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“We are so grateful for the warm welcome we have received” – Councillors to approve capacity for further Syrian refugees

The people of Wrexham have been praised by refugee families who have had to relocate here, with no community tensions reported.

Eight Syrian refugee families have been rehoused in the Wrexham area as part of a Resettlement Scheme – with plans to “identify and welcome” a further two families by the end of the financial year.

The families were resettled in Wrexham as part of the Home Office-funded Syrian Relocation Scheme, which provided support to local authorities to find accommodation for refugees fleeing the country

In May 2016 members of the Executive Board unanimously gave their support to the scheme, approving plans to house five Syrian refugee families in Wrexham. A second report presented to the board later that year for a further five families, was also backed unanimously by councillors.

Background to the scheme is detailed in a fresh report due before the Executive Board next week, which states: “The number of individuals or families accepted onto the Scheme is decided locally. From a community cohesion perspective and based on our experience as a dispersal area it was felt that families would be easier to integrate than single people.

Councillors will likely approve plans next week that will see Wrexham accept, in principle, up to 5 further Syrian refugee families under the Home Office scheme during each of the next two financial years, 2018/19 and 19/20.

In contrast neighbouring Local Authorities have each welcomed three families, so far.

The report adds: “There are currently 36 persons in Wrexham under the Scheme. The remaining families, when identified, will ensure that the total number of Syrian refugees under the Scheme in Wrexham is consistent with the previously agreed upper limit of 50 people.

Funding for the scheme has been provided by the Home Office, which Wrexham Council say is “sufficient to cover all of the council’s costs in supporting refugees for a maximum period of five years following the date of each family’s arrival in the UK”.

The report continues onto list examples of some of the types of expenditure which the council has already incurred under the Scheme to date include:

– Up to 8 weeks void costs to secure properties before families arrive – Costs of furnishing properties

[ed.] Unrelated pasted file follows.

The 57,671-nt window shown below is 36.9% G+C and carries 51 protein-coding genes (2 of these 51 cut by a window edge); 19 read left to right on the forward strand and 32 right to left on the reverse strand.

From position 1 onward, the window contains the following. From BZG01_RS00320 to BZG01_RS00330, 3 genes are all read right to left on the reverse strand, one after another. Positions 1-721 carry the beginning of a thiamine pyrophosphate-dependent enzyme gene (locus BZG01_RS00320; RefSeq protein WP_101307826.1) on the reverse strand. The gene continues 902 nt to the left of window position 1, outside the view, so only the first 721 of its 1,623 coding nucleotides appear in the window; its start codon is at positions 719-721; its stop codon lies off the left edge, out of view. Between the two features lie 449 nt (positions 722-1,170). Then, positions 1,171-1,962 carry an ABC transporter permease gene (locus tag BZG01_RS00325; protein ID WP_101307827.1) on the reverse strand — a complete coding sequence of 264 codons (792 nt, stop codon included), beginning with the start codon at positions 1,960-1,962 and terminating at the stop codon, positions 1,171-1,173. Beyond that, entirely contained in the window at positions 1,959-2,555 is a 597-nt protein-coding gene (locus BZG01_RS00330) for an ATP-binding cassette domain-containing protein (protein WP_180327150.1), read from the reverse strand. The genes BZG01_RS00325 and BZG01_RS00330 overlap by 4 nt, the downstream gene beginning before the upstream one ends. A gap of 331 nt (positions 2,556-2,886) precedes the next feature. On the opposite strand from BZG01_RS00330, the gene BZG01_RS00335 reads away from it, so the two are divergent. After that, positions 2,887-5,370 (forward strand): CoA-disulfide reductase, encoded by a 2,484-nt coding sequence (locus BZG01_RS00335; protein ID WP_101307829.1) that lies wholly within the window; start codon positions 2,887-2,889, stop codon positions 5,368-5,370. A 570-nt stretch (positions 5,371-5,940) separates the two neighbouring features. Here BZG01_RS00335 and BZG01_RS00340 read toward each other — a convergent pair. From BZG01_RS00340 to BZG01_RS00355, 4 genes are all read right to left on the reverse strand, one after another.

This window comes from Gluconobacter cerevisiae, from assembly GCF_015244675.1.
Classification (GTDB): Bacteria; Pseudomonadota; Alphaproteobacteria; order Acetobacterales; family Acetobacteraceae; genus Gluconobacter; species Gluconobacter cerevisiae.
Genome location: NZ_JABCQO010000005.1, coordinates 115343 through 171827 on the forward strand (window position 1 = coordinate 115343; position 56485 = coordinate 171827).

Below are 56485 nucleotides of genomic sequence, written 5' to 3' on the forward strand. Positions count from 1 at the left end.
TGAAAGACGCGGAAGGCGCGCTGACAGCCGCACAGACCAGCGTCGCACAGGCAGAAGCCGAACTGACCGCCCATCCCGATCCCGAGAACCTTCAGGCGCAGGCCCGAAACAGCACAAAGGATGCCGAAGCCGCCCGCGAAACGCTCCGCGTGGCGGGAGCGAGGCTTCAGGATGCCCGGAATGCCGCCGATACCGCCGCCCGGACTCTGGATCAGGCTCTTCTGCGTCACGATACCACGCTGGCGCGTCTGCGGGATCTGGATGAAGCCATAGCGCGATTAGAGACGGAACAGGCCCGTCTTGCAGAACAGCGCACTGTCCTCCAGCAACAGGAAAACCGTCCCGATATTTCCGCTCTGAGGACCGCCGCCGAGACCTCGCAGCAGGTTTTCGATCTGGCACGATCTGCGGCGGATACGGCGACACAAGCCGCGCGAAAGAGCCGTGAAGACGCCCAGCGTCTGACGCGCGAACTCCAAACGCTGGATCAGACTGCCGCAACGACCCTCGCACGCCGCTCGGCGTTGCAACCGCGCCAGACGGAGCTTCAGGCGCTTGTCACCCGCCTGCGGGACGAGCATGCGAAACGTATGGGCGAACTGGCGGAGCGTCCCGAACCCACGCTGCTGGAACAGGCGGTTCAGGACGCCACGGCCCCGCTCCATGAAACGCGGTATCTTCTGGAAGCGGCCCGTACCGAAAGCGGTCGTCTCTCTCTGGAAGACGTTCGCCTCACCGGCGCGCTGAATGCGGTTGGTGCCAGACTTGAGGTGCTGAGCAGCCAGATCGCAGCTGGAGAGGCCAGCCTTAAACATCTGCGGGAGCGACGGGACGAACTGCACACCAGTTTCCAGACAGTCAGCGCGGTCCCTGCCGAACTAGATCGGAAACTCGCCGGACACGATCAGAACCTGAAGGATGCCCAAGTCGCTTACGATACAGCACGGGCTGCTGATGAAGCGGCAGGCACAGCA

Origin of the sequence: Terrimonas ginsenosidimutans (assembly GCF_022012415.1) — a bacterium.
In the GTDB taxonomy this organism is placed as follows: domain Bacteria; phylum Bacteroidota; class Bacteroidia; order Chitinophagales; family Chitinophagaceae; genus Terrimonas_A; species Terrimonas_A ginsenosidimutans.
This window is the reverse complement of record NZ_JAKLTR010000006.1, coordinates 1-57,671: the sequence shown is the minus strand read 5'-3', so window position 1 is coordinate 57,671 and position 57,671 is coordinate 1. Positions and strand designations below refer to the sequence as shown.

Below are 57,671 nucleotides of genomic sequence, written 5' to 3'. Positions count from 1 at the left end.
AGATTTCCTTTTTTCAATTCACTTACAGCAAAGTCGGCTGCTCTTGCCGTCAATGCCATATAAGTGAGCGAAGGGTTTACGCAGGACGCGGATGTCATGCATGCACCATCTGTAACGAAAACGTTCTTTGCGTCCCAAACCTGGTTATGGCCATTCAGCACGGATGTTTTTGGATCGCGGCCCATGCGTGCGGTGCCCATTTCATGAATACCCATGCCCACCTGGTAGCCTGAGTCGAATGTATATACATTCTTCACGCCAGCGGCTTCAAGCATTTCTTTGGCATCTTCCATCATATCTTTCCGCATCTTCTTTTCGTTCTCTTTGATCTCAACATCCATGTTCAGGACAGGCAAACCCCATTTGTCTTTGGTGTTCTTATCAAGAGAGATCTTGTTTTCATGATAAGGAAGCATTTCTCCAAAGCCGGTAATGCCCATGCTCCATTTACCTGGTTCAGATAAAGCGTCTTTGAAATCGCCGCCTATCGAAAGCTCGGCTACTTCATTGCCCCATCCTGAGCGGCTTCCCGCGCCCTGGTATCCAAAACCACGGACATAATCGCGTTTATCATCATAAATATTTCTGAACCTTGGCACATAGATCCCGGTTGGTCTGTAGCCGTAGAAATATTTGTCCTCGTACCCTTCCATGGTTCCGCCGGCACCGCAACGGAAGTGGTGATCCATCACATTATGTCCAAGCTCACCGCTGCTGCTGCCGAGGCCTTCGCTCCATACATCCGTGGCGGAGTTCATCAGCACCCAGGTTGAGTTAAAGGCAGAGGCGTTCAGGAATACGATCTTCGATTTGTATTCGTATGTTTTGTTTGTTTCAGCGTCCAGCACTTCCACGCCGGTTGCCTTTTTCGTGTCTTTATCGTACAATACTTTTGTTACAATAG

– Casework support;
– Education costs including Special Educational Needs [SEN];
– Language support
– Staffing costs to cover the administration of the Scheme.

It is also noted that “processes have been agreed locally to ensure that the council maximises the funding available to it under the Scheme with claims being submitted to the Home Office on a regular basis throughout the year.”

The report to Councillors notes that ‘Syrian refugee families in Wrexham have been very positive about their experiences’, stating ‘No community tensions associated with the Scheme have been reported’.

Some ‘learning points’ are noted, including that in future spacing out the arrival of families would help not to overwhelm any service with new arrivals.

The most heartwarming statements in the report are quotes taken from British Red Cross case notes in Wrexham from the 8 Syrian families living here:

“We are so grateful for the warm welcome we have received. We feel very safe here and I can begin to think about the future for my family now”

“We are very happy here as a family and are able to do most things independently”

“We feel our children have a good future here and we like our life in the UK”

“I am determined to learn English and find work. Now we have been here for almost 6 months and we see our future here being very good”

“I am learning about life here and I have been given the opportunity to go to college and learn English, I am very grateful for that”

“Everyone is very nice and helpful and I would like to help other families to resettle here in the future”

Lead Councillor Hugh Jones told us he felt it was “entirely positive and really good news”, adding “As a Council we are grateful for the support from the community, and are delighted they have been welcomed, supported and valued by the people of Wrexham.”

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